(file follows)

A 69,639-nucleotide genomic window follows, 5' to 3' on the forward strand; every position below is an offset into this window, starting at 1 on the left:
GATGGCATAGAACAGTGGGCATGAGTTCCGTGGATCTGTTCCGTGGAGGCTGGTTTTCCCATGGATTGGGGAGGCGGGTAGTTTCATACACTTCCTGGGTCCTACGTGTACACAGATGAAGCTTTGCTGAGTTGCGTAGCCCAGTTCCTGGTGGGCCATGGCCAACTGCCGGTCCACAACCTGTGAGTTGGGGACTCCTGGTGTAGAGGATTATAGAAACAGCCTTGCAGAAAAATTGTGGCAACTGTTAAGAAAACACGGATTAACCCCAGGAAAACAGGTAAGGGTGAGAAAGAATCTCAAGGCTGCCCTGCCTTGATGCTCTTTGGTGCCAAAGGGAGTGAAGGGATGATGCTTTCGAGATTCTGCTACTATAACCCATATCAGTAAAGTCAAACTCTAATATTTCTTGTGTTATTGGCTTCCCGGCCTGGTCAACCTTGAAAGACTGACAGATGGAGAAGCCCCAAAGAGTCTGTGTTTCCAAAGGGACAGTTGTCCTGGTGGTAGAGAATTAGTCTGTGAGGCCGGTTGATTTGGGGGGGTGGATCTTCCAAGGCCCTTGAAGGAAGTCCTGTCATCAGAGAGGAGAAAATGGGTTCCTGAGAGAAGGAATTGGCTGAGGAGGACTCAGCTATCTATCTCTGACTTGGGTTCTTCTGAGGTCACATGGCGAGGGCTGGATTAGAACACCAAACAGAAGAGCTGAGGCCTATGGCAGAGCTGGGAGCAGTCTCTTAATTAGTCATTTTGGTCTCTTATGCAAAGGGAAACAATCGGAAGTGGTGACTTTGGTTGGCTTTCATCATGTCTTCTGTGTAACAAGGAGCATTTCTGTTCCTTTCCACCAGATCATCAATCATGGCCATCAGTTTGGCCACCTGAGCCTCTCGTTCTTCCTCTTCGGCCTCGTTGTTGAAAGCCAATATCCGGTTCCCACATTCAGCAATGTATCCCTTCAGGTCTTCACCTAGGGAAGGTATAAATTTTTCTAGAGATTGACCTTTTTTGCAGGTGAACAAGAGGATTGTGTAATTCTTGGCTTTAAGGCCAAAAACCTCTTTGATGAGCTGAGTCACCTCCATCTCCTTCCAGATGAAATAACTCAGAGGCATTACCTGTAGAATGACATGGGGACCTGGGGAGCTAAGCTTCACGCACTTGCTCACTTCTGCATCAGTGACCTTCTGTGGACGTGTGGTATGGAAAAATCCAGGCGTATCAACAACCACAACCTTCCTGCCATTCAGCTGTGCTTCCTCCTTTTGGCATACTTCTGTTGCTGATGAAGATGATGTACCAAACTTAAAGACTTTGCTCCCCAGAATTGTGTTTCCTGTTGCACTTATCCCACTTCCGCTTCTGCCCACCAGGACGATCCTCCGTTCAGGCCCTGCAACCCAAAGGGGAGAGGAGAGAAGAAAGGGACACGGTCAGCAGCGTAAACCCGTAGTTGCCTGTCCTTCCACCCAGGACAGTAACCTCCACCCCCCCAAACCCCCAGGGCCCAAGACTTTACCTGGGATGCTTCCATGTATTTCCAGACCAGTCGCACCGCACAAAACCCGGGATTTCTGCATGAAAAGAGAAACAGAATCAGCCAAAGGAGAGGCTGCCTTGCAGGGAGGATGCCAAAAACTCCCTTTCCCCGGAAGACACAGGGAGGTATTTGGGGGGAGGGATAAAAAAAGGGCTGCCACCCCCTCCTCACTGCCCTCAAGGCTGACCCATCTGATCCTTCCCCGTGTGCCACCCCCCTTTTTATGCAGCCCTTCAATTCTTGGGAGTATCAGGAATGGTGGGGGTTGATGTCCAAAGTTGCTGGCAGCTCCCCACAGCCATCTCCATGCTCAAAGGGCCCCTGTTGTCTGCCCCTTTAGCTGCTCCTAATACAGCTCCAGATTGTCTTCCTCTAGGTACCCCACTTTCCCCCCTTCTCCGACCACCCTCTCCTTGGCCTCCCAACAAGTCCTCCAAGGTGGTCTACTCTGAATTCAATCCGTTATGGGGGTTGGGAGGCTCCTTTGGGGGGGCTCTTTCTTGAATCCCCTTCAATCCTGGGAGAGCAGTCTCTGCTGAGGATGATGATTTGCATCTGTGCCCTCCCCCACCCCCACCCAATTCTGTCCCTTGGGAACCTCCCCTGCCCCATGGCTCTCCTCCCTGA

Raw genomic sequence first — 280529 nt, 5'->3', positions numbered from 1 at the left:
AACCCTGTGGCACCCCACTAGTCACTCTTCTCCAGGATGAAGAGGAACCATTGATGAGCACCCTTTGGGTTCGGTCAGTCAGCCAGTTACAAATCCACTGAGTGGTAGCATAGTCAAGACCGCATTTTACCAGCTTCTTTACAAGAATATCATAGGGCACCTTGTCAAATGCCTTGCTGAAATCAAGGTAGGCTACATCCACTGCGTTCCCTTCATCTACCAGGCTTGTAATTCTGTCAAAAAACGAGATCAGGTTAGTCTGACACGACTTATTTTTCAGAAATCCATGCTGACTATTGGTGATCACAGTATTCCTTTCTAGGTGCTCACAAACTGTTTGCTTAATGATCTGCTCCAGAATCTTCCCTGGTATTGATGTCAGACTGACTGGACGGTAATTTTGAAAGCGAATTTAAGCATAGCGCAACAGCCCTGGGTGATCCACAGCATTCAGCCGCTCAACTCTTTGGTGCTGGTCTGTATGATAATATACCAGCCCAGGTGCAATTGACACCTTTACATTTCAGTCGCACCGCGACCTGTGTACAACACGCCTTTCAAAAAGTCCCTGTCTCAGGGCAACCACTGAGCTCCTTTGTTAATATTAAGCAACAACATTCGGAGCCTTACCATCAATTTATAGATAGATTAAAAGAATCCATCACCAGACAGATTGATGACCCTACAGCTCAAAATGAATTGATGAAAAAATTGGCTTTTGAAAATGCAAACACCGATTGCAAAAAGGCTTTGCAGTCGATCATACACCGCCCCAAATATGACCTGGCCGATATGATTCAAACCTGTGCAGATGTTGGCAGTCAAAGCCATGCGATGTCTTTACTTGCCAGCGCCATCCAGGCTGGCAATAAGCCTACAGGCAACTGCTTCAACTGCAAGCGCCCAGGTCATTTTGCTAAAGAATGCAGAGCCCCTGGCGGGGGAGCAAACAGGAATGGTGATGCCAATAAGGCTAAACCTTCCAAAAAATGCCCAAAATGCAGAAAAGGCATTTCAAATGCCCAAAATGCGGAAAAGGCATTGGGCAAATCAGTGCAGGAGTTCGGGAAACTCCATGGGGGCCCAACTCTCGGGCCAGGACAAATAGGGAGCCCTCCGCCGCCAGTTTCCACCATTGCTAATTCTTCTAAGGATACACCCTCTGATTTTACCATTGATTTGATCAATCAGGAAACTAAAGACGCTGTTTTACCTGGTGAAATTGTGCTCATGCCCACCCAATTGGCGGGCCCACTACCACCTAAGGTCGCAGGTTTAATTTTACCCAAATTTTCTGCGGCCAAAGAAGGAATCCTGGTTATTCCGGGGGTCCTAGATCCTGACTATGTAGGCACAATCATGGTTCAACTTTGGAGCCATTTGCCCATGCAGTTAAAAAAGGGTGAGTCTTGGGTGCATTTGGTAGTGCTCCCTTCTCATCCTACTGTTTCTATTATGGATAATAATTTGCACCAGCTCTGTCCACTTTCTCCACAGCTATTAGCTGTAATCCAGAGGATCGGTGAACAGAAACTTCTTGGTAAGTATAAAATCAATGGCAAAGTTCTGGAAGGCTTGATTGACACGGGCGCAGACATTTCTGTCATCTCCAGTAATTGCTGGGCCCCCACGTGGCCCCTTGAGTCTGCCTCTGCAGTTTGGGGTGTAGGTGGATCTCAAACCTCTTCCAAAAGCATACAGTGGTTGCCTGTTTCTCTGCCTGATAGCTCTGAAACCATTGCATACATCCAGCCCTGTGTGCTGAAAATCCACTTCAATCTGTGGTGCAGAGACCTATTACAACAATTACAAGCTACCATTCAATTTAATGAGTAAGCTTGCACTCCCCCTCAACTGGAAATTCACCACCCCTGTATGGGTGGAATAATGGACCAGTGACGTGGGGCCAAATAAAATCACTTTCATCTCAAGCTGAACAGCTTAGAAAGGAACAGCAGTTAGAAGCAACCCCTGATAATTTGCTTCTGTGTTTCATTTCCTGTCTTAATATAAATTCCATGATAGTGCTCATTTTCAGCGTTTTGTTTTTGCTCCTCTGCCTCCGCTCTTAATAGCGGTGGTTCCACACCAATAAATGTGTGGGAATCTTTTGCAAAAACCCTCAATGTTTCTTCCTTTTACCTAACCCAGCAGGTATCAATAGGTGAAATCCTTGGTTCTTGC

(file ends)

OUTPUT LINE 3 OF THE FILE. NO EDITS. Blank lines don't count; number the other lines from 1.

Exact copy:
Raw genomic sequence first — 280529 nt, 5'->3', positions numbered from 1 at the left: